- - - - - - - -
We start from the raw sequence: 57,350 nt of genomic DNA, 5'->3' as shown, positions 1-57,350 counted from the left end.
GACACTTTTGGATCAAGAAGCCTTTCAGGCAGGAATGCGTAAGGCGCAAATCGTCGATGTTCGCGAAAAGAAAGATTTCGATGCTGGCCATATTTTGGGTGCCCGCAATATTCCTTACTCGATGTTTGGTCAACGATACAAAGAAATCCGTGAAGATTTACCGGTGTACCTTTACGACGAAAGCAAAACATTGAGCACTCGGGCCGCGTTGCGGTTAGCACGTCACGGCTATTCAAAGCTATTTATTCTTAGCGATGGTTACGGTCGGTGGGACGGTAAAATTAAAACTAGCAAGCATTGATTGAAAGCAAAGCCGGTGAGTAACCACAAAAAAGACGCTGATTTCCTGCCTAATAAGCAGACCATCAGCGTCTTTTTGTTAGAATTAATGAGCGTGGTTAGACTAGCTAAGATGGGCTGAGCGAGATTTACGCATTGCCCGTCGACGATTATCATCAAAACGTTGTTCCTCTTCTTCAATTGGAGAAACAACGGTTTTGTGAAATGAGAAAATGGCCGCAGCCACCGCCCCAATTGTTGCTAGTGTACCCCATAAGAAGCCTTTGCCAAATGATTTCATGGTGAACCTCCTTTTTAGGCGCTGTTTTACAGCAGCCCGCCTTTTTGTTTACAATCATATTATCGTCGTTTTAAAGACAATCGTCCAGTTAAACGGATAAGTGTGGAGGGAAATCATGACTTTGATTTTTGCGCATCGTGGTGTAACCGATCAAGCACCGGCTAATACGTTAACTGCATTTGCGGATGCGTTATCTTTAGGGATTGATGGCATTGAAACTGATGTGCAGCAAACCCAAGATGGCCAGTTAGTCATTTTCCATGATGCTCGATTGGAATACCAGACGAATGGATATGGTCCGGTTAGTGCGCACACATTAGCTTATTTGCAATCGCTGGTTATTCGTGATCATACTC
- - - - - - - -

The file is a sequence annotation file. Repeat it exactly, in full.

We start from the raw sequence: 57,350 nt of genomic DNA, 5'->3' as shown, positions 1-57,350 counted from the left end.
GACACTTTTGGATCAAGAAGCCTTTCAGGCAGGAATGCGTAAGGCGCAAATCGTCGATGTTCGCGAAAAGAAAGATTTCGATGCTGGCCATATTTTGGGTGCCCGCAATATTCCTTACTCGATGTTTGGTCAACGATACAAAGAAATCCGTGAAGATTTACCGGTGTACCTTTACGACGAAAGCAAAACATTGAGCACTCGGGCCGCGTTGCGGTTAGCACGTCACGGCTATTCAAAGCTATTTATTCTTAGCGATGGTTACGGTCGGTGGGACGGTAAAATTAAAACTAGCAAGCATTGATTGAAAGCAAAGCCGGTGAGTAACCACAAAAAAGACGCTGATTTCCTGCCTAATAAGCAGACCATCAGCGTCTTTTTGTTAGAATTAATGAGCGTGGTTAGACTAGCTAAGATGGGCTGAGCGAGATTTACGCATTGCCCGTCGACGATTATCATCAAAACGTTGTTCCTCTTCTTCAATTGGAGAAACAACGGTTTTGTGAAATGAGAAAATGGCCGCAGCCACCGCCCCAATTGTTGCTAGTGTACCCCATAAGAAGCCTTTGCCAAATGATTTCATGGTGAACCTCCTTTTTAGGCGCTGTTTTACAGCAGCCCGCCTTTTTGTTTACAATCATATTATCGTCGTTTTAAAGACAATCGTCCAGTTAAACGGATAAGTGTGGAGGGAAATCATGACTTTGATTTTTGCGCATCGTGGTGTAACCGATCAAGCACCGGCTAATACGTTAACTGCATTTGCGGATGCGTTATCTTTAGGGATTGATGGCATTGAAACTGATGTGCAGCAAACCCAAGATGGCCAGTTAGTCATTTTCCATGATGCTCGATTGGAATACCAGACGAATGGATATGGTCCGGTTAGTGCGCACACATTAGCTTATTTGCAATCGCTGGTTATTCGTGATCATACTC